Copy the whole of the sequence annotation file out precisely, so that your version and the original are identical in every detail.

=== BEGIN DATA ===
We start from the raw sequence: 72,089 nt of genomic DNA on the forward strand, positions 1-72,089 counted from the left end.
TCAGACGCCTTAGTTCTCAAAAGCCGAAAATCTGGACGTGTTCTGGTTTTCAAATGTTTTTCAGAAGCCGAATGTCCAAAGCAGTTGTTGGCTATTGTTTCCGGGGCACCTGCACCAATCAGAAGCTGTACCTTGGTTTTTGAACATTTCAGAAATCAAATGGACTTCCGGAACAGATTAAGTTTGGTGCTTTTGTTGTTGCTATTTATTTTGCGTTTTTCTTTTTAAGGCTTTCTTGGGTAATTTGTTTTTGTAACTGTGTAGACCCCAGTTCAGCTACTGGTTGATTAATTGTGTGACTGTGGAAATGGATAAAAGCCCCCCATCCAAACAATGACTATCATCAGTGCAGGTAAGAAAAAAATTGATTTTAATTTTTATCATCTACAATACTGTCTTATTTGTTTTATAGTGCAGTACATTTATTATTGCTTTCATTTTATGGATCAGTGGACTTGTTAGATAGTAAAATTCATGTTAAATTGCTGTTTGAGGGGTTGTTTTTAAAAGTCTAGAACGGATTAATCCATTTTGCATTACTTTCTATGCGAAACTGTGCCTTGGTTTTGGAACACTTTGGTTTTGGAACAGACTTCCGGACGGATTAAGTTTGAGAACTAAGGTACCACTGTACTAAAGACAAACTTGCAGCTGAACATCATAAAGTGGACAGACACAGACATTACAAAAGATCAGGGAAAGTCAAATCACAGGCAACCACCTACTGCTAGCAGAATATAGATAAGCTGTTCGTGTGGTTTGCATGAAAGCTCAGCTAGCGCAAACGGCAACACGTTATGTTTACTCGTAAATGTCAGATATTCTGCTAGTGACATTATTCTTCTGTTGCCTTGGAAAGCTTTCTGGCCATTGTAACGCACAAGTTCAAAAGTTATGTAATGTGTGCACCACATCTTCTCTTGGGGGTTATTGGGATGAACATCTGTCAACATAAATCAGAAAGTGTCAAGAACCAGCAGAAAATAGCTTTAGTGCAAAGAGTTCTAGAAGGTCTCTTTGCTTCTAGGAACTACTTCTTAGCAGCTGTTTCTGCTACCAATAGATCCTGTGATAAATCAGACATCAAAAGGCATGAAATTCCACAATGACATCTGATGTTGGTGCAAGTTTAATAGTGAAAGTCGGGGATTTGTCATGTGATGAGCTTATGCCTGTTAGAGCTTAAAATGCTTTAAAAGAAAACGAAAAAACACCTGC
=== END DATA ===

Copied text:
We start from the raw sequence: 72,089 nt of genomic DNA on the forward strand, positions 1-72,089 counted from the left end.
TCAGACGCCTTAGTTCTCAAAAGCCGAAAATCTGGACGTGTTCTGGTTTTCAAATGTTTTTCAGAAGCCGAATGTCCAAAGCAGTTGTTGGCTATTGTTTCCGGGGCACCTGCACCAATCAGAAGCTGTACCTTGGTTTTTGAACATTTCAGAAATCAAATGGACTTCCGGAACAGATTAAGTTTGGTGCTTTTGTTGTTGCTATTTATTTTGCGTTTTTCTTTTTAAGGCTTTCTTGGGTAATTTGTTTTTGTAACTGTGTAGACCCCAGTTCAGCTACTGGTTGATTAATTGTGTGACTGTGGAAATGGATAAAAGCCCCCCATCCAAACAATGACTATCATCAGTGCAGGTAAGAAAAAAATTGATTTTAATTTTTATCATCTACAATACTGTCTTATTTGTTTTATAGTGCAGTACATTTATTATTGCTTTCATTTTATGGATCAGTGGACTTGTTAGATAGTAAAATTCATGTTAAATTGCTGTTTGAGGGGTTGTTTTTAAAAGTCTAGAACGGATTAATCCATTTTGCATTACTTTCTATGCGAAACTGTGCCTTGGTTTTGGAACACTTTGGTTTTGGAACAGACTTCCGGACGGATTAAGTTTGAGAACTAAGGTACCACTGTACTAAAGACAAACTTGCAGCTGAACATCATAAAGTGGACAGACACAGACATTACAAAAGATCAGGGAAAGTCAAATCACAGGCAACCACCTACTGCTAGCAGAATATAGATAAGCTGTTCGTGTGGTTTGCATGAAAGCTCAGCTAGCGCAAACGGCAACACGTTATGTTTACTCGTAAATGTCAGATATTCTGCTAGTGACATTATTCTTCTGTTGCCTTGGAAAGCTTTCTGGCCATTGTAACGCACAAGTTCAAAAGTTATGTAATGTGTGCACCACATCTTCTCTTGGGGGTTATTGGGATGAACATCTGTCAACATAAATCAGAAAGTGTCAAGAACCAGCAGAAAATAGCTTTAGTGCAAAGAGTTCTAGAAGGTCTCTTTGCTTCTAGGAACTACTTCTTAGCAGCTGTTTCTGCTACCAATAGATCCTGTGATAAATCAGACATCAAAAGGCATGAAATTCCACAATGACATCTGATGTTGGTGCAAGTTTAATAGTGAAAGTCGGGGATTTGTCATGTGATGAGCTTATGCCTGTTAGAGCTTAAAATGCTTTAAAAGAAAACGAAAAAACACCTGC